|This image is supposed to be the earliest and most authentic portrait of the poet Chaucer. He certainly looks like someone who knew a thing or two. His finger is pointing toward a line in the poem which refers to the portrait. Such relationships between text and image are not unknown in medieval manuscripts, and probably acted as prompts for reading the text. This image could be considered to be a very elaborate version of the manicule. These usually appear as fairly simple drawings of pointing hands in the margins of texts, indicating something of particular note.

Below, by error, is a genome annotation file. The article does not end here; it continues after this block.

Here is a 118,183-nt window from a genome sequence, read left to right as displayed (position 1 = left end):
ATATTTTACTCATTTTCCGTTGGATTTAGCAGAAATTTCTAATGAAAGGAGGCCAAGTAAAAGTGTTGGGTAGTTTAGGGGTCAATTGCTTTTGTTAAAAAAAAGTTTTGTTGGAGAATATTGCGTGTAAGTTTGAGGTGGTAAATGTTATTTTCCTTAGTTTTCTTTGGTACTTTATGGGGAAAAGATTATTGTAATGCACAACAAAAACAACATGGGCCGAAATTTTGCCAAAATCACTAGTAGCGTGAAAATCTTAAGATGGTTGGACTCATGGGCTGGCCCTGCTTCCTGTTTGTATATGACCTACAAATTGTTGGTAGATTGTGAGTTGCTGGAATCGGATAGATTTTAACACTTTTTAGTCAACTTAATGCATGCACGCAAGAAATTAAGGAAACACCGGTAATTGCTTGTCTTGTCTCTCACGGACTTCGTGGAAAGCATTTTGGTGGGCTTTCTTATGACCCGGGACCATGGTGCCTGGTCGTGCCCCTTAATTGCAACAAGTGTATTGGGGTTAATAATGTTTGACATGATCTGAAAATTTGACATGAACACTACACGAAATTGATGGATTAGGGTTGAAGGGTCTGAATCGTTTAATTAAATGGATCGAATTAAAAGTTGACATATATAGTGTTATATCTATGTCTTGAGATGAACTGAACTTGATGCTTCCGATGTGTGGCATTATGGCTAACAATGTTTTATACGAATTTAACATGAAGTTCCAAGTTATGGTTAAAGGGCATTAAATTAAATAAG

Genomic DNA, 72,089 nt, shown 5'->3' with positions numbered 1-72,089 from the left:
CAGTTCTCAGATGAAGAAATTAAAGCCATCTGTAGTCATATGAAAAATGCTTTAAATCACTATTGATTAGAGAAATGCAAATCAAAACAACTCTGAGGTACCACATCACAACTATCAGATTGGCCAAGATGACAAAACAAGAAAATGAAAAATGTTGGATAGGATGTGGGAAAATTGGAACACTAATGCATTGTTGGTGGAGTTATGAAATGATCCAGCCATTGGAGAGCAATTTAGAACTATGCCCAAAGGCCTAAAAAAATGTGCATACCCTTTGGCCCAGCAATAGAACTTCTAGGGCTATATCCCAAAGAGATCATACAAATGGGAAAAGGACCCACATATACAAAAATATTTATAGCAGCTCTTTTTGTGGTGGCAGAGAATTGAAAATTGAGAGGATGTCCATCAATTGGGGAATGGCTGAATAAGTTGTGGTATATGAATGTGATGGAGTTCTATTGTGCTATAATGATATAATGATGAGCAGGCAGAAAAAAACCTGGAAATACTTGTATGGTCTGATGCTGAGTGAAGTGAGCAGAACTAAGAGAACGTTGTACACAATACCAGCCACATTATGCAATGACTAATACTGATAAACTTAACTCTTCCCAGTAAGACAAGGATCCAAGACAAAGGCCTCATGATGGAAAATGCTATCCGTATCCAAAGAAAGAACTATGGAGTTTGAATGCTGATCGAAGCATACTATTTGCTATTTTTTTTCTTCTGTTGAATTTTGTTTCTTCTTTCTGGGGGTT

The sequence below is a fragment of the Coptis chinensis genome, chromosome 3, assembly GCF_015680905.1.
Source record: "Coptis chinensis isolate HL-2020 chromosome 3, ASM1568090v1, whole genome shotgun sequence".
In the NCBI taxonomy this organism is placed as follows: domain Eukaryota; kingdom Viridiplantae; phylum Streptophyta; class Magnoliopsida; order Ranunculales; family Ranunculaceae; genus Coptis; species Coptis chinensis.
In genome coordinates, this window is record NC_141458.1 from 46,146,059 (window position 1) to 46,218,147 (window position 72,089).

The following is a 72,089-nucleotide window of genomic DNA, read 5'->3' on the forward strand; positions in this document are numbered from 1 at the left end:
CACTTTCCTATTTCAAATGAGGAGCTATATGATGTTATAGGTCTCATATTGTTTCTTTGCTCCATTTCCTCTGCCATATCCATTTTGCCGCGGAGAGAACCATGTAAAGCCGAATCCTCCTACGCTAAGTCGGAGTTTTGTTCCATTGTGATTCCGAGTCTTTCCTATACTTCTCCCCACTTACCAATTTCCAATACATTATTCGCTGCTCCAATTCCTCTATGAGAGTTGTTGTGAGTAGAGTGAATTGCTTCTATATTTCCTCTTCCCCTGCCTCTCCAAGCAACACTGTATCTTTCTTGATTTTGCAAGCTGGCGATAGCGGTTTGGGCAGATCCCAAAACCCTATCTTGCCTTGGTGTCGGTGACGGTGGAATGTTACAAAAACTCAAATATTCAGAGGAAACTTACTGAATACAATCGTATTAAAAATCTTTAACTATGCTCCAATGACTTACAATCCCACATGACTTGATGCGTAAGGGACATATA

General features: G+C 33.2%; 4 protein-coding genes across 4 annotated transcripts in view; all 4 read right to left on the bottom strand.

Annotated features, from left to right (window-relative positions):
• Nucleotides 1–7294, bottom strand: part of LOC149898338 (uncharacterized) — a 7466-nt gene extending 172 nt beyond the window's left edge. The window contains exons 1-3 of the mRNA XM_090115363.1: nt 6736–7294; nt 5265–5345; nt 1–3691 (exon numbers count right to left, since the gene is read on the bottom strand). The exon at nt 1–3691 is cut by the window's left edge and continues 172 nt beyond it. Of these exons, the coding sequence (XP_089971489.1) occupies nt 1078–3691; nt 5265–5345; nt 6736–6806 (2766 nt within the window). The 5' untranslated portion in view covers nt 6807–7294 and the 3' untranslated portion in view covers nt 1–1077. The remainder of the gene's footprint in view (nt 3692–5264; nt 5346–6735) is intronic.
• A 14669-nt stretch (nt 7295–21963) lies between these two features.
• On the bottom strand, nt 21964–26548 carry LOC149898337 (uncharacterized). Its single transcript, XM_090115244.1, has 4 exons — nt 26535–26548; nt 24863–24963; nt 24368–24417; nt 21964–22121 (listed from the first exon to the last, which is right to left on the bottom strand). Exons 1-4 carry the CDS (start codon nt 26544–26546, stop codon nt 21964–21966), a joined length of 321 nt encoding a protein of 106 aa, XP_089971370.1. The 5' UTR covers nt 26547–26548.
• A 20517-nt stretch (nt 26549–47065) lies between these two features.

|Hoccleve's Regement of Princes (British Library, Harley 4866, f.88). All images by permission of the British Library. All Images are made available by the British Library under a Creative Commons licence.
|Click on each of the above to walk your way through a segment of the text. The transcript will appear in a separate window so that you can use it for reference at any time. These exercises are designed to guide you through the text, not test you, so you can cheat as much as you like.
|Script sample for this example
|Index of Exercises
|Index of Scripts
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